9. Misleading Voting Information: Voting amid this year’s pandemic will force millions of Americans to change their routines. Polling places are moving, and more states are embracing vote-by-mail, introducing unfamiliar procedures that people will need to follow closely in order for their ballots to count. Those new logistical complexities introduce the chance for adversaries—using social media, websites, or even old-fashioned postcards and mailers—to confuse or misdirect voters.
The FBI and CISA have raised warnings that standard “phishing” techniques—like spoofed web domains and misleading URLs—could be used to actively mislead voters searching online for information about voting deadlines, polling places, results, or any of the myriad questions that arise amid the logistics of casting a ballot. Twitter, Facebook, and other social media website have also been uniquely aggressive in taking down misleading information about the election—even sanctioning the president’s own tweets.
10. Voter-Targeted Disinformation: Election-related disinformation has almost certainly arrived as a permanent problem for candidates, tech platforms, and security officials. While misleading mailers, push polls, and other misleading tactics have long been a part of off-line campaigning, the Internet Research Agency’s meme-filled attempt to sow division in the 2016 campaign among everyone from Black voters to Trump MAGA-is provided a road map for other foreign and domestic actors.
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As Stanford’s Internet Observatory revealed in a recent report and op-ed, “The Russians are now perfecting these techniques worldwide—mostly to shape public discourse on topics of geostrategic interest to Russia, such as the ongoing Syrian civil war.” The GRU has created a variety of false entities such as the Inside Syria Media Center, a nonexistent think tank that successfully pushed pro-Assad and anti-Western narratives, and people linked to Internet Research Agency were evidently behind a website called Peace Data that used real US journalists and writers to target left-wing Americans.
While one much-hyped threat this cycle—deep fakes—has failed to materialize, Trump campaign associates have shown the possible damage from so-called cheap fakes, crudely manipulated, and edited videos that mislead viewers. As the blog, Law fare noted, in just two days at the end of the summer, Republican congressional whip Steve Scalisi, White House social media guru Dan Scavino, and the Trump campaign each tweeted different misleading videos.
11. Social Media Threats: One of the oft-forgotten aspects of North Korea’s 2014 attack on Sony Pictures Entertainment and Seth Rogen’s comedy The Interview was the series of terror threats against movie theaters that were set to show the movie. North Korea’s hackers posted a message on Paste in invoking 9/11 and saying, “We will clearly show it to you at the very time and places ‘The Interview’ be shown, including the premiere, how bitter fate those who seek fun in terror should be doomed to.” Ultimately, it was those threats that led to the release of the movie being canceled—no theater chain was willing to risk showing it.
At the same time, given the heated rhetoric and protests that have already unfolded on the nation’s streets this year—with spring right-wing protests over pandemic stay-at-home orders followed by a summer of protests over police brutality and racial justice—there are also worries that social media threats or rumors could lead to armed civilians attempting to self-police polling places. This summer, false online rumors of pending invasions from Antifa led to armed gangs assembling to “defend” communities, and rumors in November of either intended violence at polling places or ballot fraud could provoke similarly armed confrontations at voting precincts between civilians and law enforcement.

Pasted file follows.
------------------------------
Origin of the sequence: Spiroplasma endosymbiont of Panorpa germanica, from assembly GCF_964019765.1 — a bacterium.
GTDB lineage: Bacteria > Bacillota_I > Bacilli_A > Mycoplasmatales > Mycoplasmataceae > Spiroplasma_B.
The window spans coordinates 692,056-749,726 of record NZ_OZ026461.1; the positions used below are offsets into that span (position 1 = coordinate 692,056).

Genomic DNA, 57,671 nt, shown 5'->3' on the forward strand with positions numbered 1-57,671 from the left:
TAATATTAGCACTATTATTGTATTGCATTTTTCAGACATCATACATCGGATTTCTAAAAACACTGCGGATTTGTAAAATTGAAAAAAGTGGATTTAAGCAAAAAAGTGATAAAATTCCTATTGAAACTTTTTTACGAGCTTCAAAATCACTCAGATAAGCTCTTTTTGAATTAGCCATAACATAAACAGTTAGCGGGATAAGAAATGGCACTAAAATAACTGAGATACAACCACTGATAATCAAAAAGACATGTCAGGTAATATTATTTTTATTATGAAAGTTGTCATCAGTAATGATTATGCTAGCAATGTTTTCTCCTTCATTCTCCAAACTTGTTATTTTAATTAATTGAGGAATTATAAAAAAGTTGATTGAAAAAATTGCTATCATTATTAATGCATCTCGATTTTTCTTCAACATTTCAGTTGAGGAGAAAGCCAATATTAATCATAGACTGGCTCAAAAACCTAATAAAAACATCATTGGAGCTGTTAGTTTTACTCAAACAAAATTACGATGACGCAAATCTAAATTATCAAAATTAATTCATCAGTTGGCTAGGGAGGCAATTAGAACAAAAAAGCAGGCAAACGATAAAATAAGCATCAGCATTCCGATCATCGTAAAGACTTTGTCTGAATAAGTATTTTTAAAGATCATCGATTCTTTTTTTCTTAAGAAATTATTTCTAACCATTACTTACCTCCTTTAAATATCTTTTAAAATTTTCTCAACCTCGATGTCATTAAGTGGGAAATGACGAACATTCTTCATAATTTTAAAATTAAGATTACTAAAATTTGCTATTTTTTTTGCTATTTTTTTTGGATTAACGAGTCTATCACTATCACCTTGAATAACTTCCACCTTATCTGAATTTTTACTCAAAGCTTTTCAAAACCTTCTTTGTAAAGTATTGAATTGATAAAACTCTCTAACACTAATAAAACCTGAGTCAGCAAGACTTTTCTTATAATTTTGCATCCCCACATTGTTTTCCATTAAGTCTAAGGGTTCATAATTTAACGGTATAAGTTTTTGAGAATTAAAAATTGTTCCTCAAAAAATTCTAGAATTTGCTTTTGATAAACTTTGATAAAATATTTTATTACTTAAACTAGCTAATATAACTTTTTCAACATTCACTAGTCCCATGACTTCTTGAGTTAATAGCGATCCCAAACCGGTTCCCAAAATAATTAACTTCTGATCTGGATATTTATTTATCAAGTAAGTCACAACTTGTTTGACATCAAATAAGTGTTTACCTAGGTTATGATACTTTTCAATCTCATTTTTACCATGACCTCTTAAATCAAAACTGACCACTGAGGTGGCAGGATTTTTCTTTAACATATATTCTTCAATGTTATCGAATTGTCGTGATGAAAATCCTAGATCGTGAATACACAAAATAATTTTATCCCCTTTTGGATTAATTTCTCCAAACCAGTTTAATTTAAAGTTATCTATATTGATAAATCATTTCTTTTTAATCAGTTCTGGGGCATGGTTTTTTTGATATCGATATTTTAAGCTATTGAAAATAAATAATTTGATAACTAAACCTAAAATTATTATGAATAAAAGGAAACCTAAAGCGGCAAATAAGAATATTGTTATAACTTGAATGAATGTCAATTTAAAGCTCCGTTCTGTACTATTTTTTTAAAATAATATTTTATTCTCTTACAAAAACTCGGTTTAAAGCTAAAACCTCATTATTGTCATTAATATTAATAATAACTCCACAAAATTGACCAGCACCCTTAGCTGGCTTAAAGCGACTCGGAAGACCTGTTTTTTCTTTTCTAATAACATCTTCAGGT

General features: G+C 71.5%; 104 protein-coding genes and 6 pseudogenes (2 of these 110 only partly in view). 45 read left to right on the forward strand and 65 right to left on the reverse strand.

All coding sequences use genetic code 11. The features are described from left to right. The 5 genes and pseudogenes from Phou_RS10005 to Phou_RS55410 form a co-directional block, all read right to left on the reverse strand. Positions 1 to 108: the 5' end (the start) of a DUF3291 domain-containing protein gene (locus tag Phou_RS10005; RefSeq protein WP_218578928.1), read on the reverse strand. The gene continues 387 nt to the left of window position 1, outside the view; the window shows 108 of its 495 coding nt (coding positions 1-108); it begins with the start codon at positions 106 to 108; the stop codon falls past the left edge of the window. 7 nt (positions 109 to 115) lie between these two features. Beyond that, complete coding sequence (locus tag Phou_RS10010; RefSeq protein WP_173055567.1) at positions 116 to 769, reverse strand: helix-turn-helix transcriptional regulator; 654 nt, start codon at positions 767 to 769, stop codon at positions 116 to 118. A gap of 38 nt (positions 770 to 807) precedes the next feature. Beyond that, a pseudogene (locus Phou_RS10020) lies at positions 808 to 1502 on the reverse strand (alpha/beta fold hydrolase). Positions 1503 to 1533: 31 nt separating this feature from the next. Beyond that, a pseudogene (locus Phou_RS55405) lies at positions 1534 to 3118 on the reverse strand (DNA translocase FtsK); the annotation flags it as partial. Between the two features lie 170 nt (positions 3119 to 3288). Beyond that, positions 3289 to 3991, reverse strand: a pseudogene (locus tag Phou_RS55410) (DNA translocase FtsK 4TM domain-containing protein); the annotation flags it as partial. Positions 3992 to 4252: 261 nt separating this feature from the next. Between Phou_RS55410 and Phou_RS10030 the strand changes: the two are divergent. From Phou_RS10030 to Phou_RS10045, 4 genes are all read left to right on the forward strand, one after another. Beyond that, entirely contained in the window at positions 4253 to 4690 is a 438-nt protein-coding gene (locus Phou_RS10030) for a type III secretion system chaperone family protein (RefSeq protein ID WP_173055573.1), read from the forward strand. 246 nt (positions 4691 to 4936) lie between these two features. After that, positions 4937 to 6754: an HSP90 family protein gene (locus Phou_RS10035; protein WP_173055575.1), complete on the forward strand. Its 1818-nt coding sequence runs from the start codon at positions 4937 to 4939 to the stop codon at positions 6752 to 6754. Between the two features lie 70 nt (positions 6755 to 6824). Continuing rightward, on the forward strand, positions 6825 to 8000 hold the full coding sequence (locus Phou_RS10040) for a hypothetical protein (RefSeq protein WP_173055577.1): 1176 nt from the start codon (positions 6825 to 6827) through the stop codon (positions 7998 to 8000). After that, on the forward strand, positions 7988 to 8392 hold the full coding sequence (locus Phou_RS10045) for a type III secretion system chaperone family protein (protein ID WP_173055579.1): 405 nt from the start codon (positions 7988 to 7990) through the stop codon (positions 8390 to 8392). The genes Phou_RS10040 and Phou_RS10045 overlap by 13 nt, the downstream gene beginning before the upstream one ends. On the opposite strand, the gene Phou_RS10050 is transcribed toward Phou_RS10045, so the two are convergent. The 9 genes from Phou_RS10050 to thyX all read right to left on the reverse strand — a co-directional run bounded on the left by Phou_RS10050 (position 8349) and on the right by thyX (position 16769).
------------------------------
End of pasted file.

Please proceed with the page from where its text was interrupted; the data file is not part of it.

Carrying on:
12. The Tweeter-in-Chief: While no government officials will say it publicly, one of the biggest fears in election security circles is @realdonaldtrump himself and the second-and third-order effects of how an incumbent president with a history of grievance and insecurity might respond to any of the above incidents unfolding.
Indeed, the primary damage from almost any cyberattack on any election would likely come not from the strike itself, but in how it would raise questions in the public’s minds—and particularly in the minds of the losing candidate’s supporters—about whether the result was valid, free, and secure.
This, after all, was perhaps the biggest lesson of Russia’s attack on the 2016 election: After years of the cybersecurity industry focusing on securing critical infrastructure, from electrical grids and water systems to air traffic control networks and pipelines, the first major cyber-attack—the long-feared “Cyber Pearl Harbor”—centered on a piece of our free society that had long gone unprotected: America’s confidence in itself.
Now, four years later—even as the US has shored up its technical defenses—it’s clear that the political discord and division that the Internet Research Agency seized upon and stoked in 2016 is only worse, more polarized, more partisan, and more violent. And that’s not a problem that cybersecurity expertise, the NSA, the FBI, CISA, or local election administrators can solve. The lessons are to be learned and that one group works together to see through our infrastructure closely asked or not, you are as responsible as the others after all your country and reputation come into play
Name: Kris Seeburn
Title: Professor, Independent Consultant, chief Trainer on Cyberwarfare
Washing DC, USA